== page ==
Jurassic World (2015)
Chris Pratt: Dinosaur Whisperer
Before I get into my thoughts on Jurassic World, I think it's relevant to know about my relationship with it's great-grandfather, Jurassic Park.
In 1993, as a 12 year old, I was not able to go to see Jurassic Park in theaters because some kid down the block went and had to be taken out of the theater because he was 'too scared'. Thanks, kid - this was a real bummer to a person who loved dinosaurs as a boy. We got it on VHS about a year later and I was mesmerized. Spielberg had created a masterpiece. I've seen it at least 20 times by now (the last being when they re-released it in theaters in 3D a few years ago) and it still holds up today. The dinosaurs had to be amazing to sell that movie, and they were. I LOVE Jurassic Park.
Now surprisingly, I have never seen the two sequels. I remember seeing the trailer for The Lost World, seeing dinosaurs out in New York City or something and thinking, "Nope, I'm good." The third went back to the well, but I was already out by then. I didn't feel I needed to get back to that world, I mean...Jurassic Park was just so perfect.
22 years later, Jurassic World was here, and I decided it was time to get back to that world. I was excited for two reasons: Colin Trevorrow and Chris Pratt.
Everyone knows who Chris Pratt is by now - he was in two of the best and most popular movies last year in The Lego Movie and Guardians of the Galaxy - but I've been following him since 2009 as the lovable loser Andy Dwyer from Parks & Recreation. He's charismatic and hilarious, and I can't help but root for him. Trevorrow is a bit more under the radar. I became a Trevorrow fan after seeing his first (and only) feature, Safety Not Guaranteed. It's a fantastic little film about time travel that deserves to be seen. He has talent.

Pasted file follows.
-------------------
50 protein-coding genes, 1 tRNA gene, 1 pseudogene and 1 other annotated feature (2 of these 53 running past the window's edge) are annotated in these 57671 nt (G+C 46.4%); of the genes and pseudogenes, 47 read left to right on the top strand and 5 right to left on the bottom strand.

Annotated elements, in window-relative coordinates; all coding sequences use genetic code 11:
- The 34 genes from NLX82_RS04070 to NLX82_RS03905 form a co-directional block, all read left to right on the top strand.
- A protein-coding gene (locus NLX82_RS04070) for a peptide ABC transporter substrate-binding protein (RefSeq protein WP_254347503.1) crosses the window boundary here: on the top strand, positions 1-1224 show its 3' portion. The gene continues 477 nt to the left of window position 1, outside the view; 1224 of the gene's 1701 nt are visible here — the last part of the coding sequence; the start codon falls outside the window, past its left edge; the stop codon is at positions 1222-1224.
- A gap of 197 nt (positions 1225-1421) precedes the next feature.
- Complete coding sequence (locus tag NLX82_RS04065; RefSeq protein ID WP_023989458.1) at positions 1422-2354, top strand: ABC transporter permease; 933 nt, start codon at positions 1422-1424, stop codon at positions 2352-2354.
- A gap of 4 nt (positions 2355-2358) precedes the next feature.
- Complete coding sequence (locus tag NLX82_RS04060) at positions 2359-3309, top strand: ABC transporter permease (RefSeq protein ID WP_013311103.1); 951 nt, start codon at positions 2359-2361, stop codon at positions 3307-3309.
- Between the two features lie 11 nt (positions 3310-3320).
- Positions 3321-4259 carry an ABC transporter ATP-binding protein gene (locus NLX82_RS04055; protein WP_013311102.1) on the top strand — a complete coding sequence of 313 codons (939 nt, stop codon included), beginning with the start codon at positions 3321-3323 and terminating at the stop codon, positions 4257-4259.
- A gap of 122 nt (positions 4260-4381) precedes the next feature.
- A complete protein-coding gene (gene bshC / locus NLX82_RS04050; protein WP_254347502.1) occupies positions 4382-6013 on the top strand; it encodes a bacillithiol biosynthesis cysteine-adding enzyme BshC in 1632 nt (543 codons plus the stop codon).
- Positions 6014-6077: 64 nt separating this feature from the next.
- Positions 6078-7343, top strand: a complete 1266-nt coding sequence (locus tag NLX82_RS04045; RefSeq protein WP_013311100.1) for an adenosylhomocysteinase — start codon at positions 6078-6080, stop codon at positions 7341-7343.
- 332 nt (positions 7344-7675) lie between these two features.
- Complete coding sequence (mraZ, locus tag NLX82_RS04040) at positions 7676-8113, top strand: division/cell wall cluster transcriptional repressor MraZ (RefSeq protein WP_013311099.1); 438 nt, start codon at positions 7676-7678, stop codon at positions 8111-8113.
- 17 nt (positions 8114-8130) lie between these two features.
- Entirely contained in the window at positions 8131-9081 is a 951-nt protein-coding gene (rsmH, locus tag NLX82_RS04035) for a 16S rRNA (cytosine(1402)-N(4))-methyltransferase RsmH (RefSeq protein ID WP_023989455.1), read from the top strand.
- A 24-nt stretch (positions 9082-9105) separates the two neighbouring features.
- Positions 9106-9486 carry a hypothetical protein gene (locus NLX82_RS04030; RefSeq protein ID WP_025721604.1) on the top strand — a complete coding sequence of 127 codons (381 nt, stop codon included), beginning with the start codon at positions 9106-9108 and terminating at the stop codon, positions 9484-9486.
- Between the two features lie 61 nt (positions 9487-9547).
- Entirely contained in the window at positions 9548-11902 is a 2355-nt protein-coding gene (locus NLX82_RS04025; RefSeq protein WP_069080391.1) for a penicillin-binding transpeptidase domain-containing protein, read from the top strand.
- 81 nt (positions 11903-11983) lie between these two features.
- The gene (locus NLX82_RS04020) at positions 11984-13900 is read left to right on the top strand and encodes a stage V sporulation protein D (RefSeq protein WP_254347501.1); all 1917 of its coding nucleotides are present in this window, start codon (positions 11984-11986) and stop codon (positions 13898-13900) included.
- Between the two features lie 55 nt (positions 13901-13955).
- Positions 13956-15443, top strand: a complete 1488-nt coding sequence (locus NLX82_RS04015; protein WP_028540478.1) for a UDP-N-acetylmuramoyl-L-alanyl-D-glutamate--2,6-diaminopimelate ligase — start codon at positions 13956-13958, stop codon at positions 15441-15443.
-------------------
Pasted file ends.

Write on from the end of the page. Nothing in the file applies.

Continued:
Anyway, on to the movie. The setup is that Jurassic World is an evolved version of the original - more attractions, more dinosaurs, and more money. In an allegory to the series, the people who run the park know that they need bigger, scarier, cooler dinosaurs to keep audiences coming back, so scientists on the island create a hybrid dinosaur. Predictably, things go wrong. It's up to a park manager and a dino-trainer to help save the day.
We follow a child through a crowded monorail as it approaches the park, introducing us to Jurassic World. He nears the window to see the monolith and the classic Jurassic Park theme song swells...it was amazing. I felt like that kid, coming back to the park. The following 90 minutes were really great. The dinosaur effects were brilliant - particularly the I-Rex - and blended in with the scenery. There weren't any eye-rolling CGI moments like in San Andreas. The actors did a fine job with what they had to work with. The climax is thrilling.
The movie isn't perfect. The 'military' aspect of the movie is uninteresting. The writing is awful and some of the setup is just plain weird (you're telling me that a giant sea dwelling dinosaur can jump stories into the air to snatch a shark off of a string, but it can't turn a bit to the right to eat all of the people watching it?). The characters are very one dimensional, have weak dialogue, and are almost weak carbon copies of people in the first Jurassic Park (person who doesn't like kids but realizes how cool they are by being surrounded and responsible for two of them...Claire from Jurassic World or Dr. Grant from Jurassic Park?). I thought that a raptor was the most well written character - YOU'RE MY BOY, BLUE! My wife said the most unrealistic part of the movie was not that dinosaurs could be cloned...but that Claire could run around the entire movie in high heels. Yes, this woman ran through jungles from DINOSAURS and kept her heels on the entire time.